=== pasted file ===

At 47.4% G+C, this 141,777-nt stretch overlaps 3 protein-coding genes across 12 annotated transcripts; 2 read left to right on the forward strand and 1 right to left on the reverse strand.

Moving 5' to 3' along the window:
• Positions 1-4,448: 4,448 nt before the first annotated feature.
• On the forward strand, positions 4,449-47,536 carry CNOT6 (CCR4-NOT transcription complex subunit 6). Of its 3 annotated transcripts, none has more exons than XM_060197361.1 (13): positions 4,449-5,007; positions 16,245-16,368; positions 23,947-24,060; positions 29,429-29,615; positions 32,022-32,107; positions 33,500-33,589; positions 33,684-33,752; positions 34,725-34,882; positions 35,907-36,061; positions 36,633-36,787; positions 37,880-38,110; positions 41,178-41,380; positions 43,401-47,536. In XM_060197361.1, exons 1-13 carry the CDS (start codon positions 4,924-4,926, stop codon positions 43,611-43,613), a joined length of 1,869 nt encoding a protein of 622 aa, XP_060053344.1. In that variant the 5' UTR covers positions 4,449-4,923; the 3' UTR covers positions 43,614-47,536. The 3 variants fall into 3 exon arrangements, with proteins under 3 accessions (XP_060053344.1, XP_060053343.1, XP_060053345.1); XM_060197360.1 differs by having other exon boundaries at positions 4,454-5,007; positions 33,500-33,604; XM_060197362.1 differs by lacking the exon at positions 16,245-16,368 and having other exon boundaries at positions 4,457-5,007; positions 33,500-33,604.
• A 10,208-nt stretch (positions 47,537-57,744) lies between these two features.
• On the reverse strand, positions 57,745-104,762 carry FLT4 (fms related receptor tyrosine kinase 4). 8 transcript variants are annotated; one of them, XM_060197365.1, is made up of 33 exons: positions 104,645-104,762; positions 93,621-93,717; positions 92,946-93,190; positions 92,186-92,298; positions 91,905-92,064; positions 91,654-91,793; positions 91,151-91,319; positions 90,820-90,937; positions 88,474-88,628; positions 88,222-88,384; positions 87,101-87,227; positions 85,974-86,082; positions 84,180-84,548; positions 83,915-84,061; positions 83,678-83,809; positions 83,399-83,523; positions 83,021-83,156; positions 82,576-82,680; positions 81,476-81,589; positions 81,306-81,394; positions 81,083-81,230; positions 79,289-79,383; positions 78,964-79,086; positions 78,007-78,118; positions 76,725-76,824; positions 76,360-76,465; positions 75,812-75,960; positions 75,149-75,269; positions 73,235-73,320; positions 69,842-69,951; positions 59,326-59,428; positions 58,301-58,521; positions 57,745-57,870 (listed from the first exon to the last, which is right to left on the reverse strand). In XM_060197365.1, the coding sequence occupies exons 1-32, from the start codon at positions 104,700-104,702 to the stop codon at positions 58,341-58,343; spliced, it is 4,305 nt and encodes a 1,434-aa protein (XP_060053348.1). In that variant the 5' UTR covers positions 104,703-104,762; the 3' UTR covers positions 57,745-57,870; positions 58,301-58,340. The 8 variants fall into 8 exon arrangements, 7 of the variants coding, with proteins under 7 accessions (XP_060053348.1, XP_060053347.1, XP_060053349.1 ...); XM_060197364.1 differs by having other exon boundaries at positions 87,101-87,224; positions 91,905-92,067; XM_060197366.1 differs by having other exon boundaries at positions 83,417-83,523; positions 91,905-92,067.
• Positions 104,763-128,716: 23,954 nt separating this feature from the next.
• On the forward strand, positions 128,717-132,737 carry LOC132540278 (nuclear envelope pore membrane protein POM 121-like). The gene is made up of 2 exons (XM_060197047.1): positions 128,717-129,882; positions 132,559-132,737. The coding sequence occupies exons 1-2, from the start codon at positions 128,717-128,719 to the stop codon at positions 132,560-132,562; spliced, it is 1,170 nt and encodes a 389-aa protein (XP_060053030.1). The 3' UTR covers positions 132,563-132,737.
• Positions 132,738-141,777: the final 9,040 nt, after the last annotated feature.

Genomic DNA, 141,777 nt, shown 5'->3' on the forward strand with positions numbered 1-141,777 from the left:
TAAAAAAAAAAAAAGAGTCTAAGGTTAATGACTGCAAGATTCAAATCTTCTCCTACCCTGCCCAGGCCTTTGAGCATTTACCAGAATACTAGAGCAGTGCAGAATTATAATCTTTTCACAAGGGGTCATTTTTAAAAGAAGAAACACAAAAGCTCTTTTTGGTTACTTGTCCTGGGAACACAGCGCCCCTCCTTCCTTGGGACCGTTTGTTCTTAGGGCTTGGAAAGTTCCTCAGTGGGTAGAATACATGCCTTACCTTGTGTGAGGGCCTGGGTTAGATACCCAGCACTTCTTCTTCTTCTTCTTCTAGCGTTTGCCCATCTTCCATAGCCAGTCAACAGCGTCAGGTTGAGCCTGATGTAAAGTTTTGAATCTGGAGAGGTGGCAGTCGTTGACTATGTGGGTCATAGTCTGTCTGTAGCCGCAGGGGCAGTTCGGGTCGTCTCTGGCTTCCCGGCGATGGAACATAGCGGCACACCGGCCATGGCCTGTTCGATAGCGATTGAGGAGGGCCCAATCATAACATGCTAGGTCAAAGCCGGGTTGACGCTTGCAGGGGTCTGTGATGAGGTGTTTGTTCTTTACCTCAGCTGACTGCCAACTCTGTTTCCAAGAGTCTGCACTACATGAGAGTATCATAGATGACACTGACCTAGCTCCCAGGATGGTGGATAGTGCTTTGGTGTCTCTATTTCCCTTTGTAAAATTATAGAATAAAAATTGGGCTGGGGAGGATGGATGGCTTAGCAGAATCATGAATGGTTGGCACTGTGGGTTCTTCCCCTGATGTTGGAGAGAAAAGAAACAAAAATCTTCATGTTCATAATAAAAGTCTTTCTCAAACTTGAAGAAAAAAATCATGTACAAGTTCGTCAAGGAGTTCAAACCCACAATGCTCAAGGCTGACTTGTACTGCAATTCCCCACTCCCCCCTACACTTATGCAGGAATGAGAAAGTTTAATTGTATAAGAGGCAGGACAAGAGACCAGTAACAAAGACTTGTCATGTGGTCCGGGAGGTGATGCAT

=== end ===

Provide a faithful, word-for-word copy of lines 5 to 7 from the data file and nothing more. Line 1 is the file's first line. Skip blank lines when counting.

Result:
• A 10,208-nt stretch (positions 47,537-57,744) lies between these two features.
• On the reverse strand, positions 57,745-104,762 carry FLT4 (fms related receptor tyrosine kinase 4). 8 transcript variants are annotated; one of them, XM_060197365.1, is made up of 33 exons: positions 104,645-104,762; positions 93,621-93,717; positions 92,946-93,190; positions 92,186-92,298; positions 91,905-92,064; positions 91,654-91,793; positions 91,151-91,319; positions 90,820-90,937; positions 88,474-88,628; positions 88,222-88,384; positions 87,101-87,227; positions 85,974-86,082; positions 84,180-84,548; positions 83,915-84,061; positions 83,678-83,809; positions 83,399-83,523; positions 83,021-83,156; positions 82,576-82,680; positions 81,476-81,589; positions 81,306-81,394; positions 81,083-81,230; positions 79,289-79,383; positions 78,964-79,086; positions 78,007-78,118; positions 76,725-76,824; positions 76,360-76,465; positions 75,812-75,960; positions 75,149-75,269; positions 73,235-73,320; positions 69,842-69,951; positions 59,326-59,428; positions 58,301-58,521; positions 57,745-57,870 (listed from the first exon to the last, which is right to left on the reverse strand). In XM_060197365.1, the coding sequence occupies exons 1-32, from the start codon at positions 104,700-104,702 to the stop codon at positions 58,341-58,343; spliced, it is 4,305 nt and encodes a 1,434-aa protein (XP_060053348.1). In that variant the 5' UTR covers positions 104,703-104,762; the 3' UTR covers positions 57,745-57,870; positions 58,301-58,340. The 8 variants fall into 8 exon arrangements, 7 of the variants coding, with proteins under 7 accessions (XP_060053348.1, XP_060053347.1, XP_060053349.1 ...); XM_060197364.1 differs by having other exon boundaries at positions 87,101-87,224; positions 91,905-92,067; XM_060197366.1 differs by having other exon boundaries at positions 83,417-83,523; positions 91,905-92,067.
• Positions 104,763-128,716: 23,954 nt separating this feature from the next.